At the time of its publication, Parinde was championed by the renowned Hindi critic Namvar Singh—often addressed by his fans and acolytes as ‘Guruji’—as the first notable example of what he dubbed the ‘Nayi Kahani’ (New Story) movement. According to Singh, in the late ’50s the Hindi story underwent a kind of sea change, not unlike the one that had begun to transform Hindi poetry around a decade prior to that. So the aesthetic revolution of Nayi Kavita (New Poetry) was followed by a similar upending of all conventional models of storytelling by the Nayi Kahani set, which included Verma, Mohan Rakesh and others. In Singh’s reading, these writers were not concerned with spinning yarns for the purposes of moral edification or entertainment; rather, they wanted to connect with their readers on the level of feeling, through the power of the image. They did so by paying close attention to form and through their deft manipulation, in Singh’s terminology, of both the ‘structure’ and the ‘texture’ (diction) of their stories. Their concerns were by and large urban middle class, as were the settings of their stories. This was a significant break from the old Premchand school of fiction and its predominantly rural sphere of interest. With the Nayi Kahani, the Hindi writer developed a new sense of place, a new sense of the self. To shed light on the Nayi Kahani’s symbolist leanings, Singh cited in his book Kahani Nayi Kahani several examples from Verma’s debut collection of stories, devoting an entire chapter to Parinde.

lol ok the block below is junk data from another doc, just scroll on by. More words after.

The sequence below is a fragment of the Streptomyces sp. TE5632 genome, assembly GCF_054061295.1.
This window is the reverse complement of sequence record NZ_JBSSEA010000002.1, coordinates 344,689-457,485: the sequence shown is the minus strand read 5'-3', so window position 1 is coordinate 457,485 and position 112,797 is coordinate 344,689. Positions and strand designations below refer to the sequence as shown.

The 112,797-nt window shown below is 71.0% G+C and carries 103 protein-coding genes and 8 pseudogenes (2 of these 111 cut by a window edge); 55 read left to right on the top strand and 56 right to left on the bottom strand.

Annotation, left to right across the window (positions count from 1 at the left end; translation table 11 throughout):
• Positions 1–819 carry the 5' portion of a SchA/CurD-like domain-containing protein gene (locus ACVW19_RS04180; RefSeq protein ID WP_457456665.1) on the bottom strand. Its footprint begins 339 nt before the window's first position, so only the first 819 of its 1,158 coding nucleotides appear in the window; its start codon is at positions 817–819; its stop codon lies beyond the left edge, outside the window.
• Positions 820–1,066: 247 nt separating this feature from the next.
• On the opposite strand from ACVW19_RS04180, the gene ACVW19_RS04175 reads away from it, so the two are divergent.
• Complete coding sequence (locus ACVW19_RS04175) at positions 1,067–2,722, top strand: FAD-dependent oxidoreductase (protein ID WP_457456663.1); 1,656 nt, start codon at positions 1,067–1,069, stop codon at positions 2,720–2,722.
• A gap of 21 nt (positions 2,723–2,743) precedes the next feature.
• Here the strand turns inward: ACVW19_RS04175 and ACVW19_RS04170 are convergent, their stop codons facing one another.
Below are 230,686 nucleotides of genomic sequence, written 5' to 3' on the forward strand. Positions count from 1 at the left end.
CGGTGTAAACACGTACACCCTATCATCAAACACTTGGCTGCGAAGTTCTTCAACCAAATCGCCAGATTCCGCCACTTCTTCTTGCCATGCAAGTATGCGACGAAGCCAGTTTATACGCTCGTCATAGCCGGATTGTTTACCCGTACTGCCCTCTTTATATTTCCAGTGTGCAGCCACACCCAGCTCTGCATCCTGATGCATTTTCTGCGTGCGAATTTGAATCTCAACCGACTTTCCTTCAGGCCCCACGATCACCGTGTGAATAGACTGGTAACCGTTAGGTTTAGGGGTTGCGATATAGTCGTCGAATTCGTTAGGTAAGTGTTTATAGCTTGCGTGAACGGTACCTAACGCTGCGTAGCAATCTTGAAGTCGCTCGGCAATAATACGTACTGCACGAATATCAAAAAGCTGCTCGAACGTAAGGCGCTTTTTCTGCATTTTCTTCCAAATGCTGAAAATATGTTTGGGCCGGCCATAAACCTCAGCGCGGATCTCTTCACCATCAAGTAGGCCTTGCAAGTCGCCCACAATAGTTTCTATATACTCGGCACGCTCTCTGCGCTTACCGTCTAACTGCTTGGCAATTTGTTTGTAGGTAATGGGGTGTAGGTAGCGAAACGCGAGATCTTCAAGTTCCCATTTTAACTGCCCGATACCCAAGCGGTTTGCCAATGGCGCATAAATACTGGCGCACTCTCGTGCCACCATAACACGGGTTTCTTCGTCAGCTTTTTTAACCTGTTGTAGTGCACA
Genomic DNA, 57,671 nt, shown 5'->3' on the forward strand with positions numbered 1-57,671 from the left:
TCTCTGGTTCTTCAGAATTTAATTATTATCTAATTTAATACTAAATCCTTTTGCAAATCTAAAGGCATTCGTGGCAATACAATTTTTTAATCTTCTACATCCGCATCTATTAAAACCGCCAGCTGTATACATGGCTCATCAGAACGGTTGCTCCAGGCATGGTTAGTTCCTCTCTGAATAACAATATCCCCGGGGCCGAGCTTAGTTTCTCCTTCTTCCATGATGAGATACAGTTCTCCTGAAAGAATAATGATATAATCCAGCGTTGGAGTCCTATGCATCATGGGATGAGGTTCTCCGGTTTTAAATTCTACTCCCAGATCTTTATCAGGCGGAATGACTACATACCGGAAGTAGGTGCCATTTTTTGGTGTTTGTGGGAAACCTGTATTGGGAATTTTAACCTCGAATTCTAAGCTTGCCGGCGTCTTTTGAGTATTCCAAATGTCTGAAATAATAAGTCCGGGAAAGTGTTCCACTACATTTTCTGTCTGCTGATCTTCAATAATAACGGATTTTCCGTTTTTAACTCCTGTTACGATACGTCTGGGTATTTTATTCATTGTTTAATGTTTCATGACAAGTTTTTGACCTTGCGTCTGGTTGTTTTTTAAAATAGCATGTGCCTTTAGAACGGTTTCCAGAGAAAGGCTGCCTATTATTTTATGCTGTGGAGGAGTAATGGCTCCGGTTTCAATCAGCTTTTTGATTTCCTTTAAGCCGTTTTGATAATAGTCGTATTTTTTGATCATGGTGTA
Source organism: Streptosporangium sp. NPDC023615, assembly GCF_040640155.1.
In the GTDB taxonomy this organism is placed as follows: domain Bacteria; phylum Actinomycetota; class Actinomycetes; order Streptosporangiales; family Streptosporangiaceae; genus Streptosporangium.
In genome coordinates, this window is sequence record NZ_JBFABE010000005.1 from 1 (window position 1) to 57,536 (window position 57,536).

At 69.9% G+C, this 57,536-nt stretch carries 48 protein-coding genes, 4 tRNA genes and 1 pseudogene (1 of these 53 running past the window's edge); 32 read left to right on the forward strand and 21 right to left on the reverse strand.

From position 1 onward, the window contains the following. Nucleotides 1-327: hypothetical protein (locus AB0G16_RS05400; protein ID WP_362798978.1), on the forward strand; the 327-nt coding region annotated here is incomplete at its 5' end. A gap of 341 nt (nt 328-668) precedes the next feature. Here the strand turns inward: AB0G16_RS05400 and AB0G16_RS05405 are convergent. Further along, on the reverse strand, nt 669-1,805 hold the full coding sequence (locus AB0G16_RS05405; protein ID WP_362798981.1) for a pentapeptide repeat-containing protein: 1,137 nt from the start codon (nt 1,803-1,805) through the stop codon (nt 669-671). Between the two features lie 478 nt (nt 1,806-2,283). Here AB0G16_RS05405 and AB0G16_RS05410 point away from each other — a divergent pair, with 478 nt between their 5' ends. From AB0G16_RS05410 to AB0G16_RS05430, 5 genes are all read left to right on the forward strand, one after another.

Singh’s glowing appraisal, no doubt, provided Verma’s literary career with the early impetus it needed, though there are those who would dispute that and say that too much is made of this one good review from one influential critic. In any case, Singh himself was disillusioned by Verma’s later work. In 1990, Singh dedicated a whole hatchet-job issue of his magazine Alochana to Verma. ‘It’s an unprecedented example of mudslinging, in the whole history of Hindi literary journalism,’ Verma wrote in a letter to a sympathetic friend. ‘If he was so angry and annoyed with me, why did he have to publish an issue [centred on me]?’